High Sat Scores, High Hedge Fund Returns?

Those darn SAT scores will always come back to haunt you especially if you're a hedge fund manager. At least according to the findings of a recent study titled Investing in Talents: Manager Characteristics and Hedge Fund Performances. The researchers, Haitao Lee, an assistant professor of finance at the University of Michigan; Xiaoyan Zhang, an assistant professor of finance at Cornell; and Rui Zhao,

Those darn SAT scores will always come back to haunt you — especially if you're a hedge fund manager. At least according to the findings of a recent study titled “Investing in Talents: Manager Characteristics and Hedge Fund Performances.” The researchers, Haitao Lee, an assistant professor of finance at the University of Michigan; Xiaoyan Zhang, an assistant professor of finance at Cornell; and Rui Zhao, a research associate in the portfolio management group of BlackRock, found that hedge fund managers who received undergraduate degrees from institutions with higher average SAT scores regularly posted higher relative — and even risk-adjusted — returns, took less risk and gathered more assets.

The authors of the study provided the following example: Everything else being equal, a manager who graduated from Yale with an SAT score of 1480 could expect to generate returns that are 0.73 percent better than a manager who graduated from George Washington University with an SAT score of 1280.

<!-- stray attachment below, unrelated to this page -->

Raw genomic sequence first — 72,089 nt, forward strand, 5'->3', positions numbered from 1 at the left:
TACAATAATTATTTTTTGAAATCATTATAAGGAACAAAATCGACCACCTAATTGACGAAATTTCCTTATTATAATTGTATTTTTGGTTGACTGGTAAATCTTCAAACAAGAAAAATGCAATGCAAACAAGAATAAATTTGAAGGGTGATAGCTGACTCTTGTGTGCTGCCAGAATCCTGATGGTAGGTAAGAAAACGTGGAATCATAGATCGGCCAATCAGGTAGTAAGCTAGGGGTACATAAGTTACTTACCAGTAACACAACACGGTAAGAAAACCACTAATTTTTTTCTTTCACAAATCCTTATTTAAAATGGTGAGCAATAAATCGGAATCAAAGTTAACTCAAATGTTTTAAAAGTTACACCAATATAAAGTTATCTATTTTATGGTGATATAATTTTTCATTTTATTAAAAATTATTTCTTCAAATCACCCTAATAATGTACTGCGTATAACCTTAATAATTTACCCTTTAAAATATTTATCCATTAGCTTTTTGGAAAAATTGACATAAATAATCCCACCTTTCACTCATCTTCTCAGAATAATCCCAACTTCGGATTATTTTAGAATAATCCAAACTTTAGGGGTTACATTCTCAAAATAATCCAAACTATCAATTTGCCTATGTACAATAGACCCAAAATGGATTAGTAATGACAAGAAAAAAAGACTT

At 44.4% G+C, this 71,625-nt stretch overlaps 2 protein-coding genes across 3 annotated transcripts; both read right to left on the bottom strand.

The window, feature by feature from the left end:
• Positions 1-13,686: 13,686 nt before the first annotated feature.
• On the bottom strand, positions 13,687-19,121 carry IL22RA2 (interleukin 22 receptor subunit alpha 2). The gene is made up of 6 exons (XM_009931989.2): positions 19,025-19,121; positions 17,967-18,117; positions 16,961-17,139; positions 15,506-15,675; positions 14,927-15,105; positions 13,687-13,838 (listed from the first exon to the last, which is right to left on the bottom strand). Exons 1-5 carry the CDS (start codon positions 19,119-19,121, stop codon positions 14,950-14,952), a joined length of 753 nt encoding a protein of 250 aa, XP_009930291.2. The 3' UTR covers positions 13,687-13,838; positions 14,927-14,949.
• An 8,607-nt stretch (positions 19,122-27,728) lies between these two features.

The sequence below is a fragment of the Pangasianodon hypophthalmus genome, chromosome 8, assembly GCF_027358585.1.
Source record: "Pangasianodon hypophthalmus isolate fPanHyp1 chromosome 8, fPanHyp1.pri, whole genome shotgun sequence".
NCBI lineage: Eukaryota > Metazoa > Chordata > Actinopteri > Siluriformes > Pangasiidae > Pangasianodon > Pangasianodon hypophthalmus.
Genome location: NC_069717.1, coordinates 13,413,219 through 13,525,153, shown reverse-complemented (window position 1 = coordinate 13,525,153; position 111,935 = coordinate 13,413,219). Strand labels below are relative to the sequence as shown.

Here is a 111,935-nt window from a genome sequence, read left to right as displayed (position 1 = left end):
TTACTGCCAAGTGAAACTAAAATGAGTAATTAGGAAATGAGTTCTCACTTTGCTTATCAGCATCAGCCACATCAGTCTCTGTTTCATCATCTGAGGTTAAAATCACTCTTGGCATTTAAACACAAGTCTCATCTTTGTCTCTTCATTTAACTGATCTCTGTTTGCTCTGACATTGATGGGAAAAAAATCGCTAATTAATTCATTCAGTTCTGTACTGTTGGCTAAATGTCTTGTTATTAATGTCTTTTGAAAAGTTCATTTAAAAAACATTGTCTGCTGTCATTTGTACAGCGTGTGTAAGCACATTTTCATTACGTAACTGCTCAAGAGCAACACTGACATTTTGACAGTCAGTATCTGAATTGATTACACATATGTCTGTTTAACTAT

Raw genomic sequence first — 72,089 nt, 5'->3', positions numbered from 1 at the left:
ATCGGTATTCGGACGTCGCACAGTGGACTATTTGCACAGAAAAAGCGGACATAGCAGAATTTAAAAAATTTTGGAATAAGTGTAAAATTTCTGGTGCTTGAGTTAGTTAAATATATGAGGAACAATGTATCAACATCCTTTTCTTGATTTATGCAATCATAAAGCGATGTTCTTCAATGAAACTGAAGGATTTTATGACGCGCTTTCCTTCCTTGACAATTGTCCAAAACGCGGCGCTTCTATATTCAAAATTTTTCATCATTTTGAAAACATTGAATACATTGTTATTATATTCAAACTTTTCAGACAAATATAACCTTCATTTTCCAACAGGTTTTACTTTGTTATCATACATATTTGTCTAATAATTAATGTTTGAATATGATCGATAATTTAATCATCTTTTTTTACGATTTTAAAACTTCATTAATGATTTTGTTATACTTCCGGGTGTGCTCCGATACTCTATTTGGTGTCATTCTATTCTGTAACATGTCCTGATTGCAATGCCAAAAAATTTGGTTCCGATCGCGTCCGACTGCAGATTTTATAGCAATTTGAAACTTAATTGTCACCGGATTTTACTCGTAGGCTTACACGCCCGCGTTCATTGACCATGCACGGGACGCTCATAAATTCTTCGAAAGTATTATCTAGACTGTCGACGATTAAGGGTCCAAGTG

Earlier studies have shown that mutual fund managers from higher-SAT institutes tend to have higher raw returns, but not necessarily higher risk-adjusted returns. The report's authors said this variation can be explained by the differences in the way hedge fund and mutual fund managers are paid. Because the latter are typically paid on total assets rather than on performance, they have an incentive to let the funds get too big to manage effectively.

Separately, the researchers found that extra work experience hurts rather than helps hedge fund managers' returns — for example, a manager with five years less work experience could expect to generate returns that are 0.53 percent higher. That supported their assumption that younger managers have “stronger incentives to work hard at their jobs, and are more willing to take risks, and consequently tend to have better performance than older and more established managers,”

The researchers used data on managers from more than 4,000 hedge funds covered by TASS between 1994 and 2003.

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